Arthur v. Thomas et al (DEATH PENALTY)
DISCOVERY ORDER; ORDER that the 248 Request for Discovery be construed as a motion to compel; ORDER granting in part and denying in part 248 Motion to Compel, as further set out in order. Signed by Chief Judge William Keith Watkins on 8/28/2015. (wcl, )
IN THE UNITED STATES DISTRICT COURT
FOR THE MIDDLE DISTRICT OF ALABAMA
THOMAS D. ARTHUR,
WALTER MYERS, et al.,
CASE NO. 2:11-cv-438-WKW
(WO – Do Not Publish)
This § 1983 lawsuit has been pending for over four years. By the time this
case was reassigned to the undersigned in August 2014, the Eleventh Circuit had
resolved Arthur’s appeal of the dismissal of his complaint, the former judge to whom
this case was assigned had conducted a two-day evidentiary hearing on Arthur’s
Eighth Amendment method-of-execution and Fourteenth Amendment equal
protection claims, years of discovery had been conducted on the use of pentobarbital
as the first drug in Alabama’s three-drug lethal injection protocol and the
performance of the consciousness assessment, and summary judgment had been
resolved with respect to Arthur’s Eighth and Fourteenth Amendment claims. All
that was left to finally resolve Arthur’s claims, at least before the district court, was
for the undersigned to hold a final hearing and to enter a memorandum opinion and
final judgment on Arthur’s claims.
However, before a final hearing could be held, the State announced in
September 2014 that it had changed its lethal injection protocol to substitute
midazolam hydrochloride for pentobarbital as the first drug, and rocuronium
bromide for pancuronium bromide as the second drug in its three-drug cocktail.
(Doc. # 185.) The court gave Arthur leave to amend his complaint to reflect the
protocol changes, and on January 7, 2015, Arthur filed his second amended
complaint. (Docs. # 195, 197.) The court then placed this case on a shortened
schedule in an effort to complete any remaining discovery and a final hearing by
May 2015. (Doc. # 202.) Nonetheless, before a final hearing could be held, the
court elected to stay this case (and the six other § 1983 lethal injection challenges
pending before it) until after the United States Supreme Court decided Glossip v.
Gross.1 (Doc. # 241.)
Glossip was decided on June 29, 2015, and the stay of this case was
subsequently lifted. (Doc. # 246.) With substantial discovery already having been
conducted on the use of midazolam in the context of Alabama’s three-drug lethal
injection protocol,2 and with discovery appearing to be complete with respect to
Glossip involved a § 1983 challenge to Oklahoma’s three-drug lethal injection protocol, which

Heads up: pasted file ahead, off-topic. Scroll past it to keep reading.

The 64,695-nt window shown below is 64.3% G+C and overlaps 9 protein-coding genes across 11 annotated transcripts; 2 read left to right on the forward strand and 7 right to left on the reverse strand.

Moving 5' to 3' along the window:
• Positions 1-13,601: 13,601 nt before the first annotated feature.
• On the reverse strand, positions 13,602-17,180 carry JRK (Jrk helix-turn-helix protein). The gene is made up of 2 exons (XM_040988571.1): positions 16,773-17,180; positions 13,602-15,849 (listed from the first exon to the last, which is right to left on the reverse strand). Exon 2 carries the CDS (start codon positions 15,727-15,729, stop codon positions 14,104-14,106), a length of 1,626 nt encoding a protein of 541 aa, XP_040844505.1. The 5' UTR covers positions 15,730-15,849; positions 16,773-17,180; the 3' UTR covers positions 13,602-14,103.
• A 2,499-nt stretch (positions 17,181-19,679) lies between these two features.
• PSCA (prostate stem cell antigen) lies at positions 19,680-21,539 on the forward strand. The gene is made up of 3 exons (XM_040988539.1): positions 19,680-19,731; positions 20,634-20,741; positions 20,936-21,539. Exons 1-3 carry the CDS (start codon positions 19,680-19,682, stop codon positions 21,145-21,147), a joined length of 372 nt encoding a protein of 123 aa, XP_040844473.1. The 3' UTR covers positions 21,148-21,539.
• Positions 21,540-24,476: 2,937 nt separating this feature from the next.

is similar to Alabama’s, and specifically addressed the pleading and proof standards for Eighth
Amendment method-of-execution challenges similar to the one presented here.
When litigating Arthur’s February 2015 Emergency Motion for a Stay of Execution, both Arthur
and the State submitted affidavits from various experts opining to the efficacy of midazolam when
Arthur’s Fourteenth Amendment equal protection claim (see Doc. # 205), the court
ordered Arthur to show cause as to what remaining discovery, if any, needed to be
completed before a final hearing could be held. (Doc. # 247.) Arthur responded
with a “Request for Discovery,” which the court construes as a motion to compel.3
(Doc. # 248.) The State filed a response in opposition on August 5, 2015 (Doc.
# 250), and Arthur filed a reply on August 12, 2015 (Doc. # 255). Having reviewed
these filings, it is clear that, despite the court’s prior entry of a general discovery
order (see Doc. # 207), which remains applicable to discovery in this case unless
modified herein, the parties have reached an impasse on multiple discovery issues.
Thus, this order resolves the discovery disputes to facilitate both a condensed and
efficient discovery process.
Rule 26 of the Federal Rules of Civil Procedure permits discovery “of any
information sought if it appears reasonably calculated to lead to the discovery of
admissible evidence.” Republic of Ecuador v. Hinchee, 741 F.3d 1185, 1189 (11th
Cir. 2013). However, this is not a typical case where discovery, which has been
used in the context of Alabama’s three-drug lethal injection protocol. (See Docs. # 216, 218, 221,
223.) Indeed, in Arthur’s recently filed request for discovery, even he recognized that, despite
“Defendants’ refusal to provide relevant documents and information, Mr. Arthur has presented
substantial expert testimony in support of his Eighth Amendment claim.” (Doc. # 248, n.1.)
Arthur filed a motion to compel shortly before the case was stayed, but in light of the entry of a
stay, the motion was denied with leave to refile. (Docs. # 239, 241.)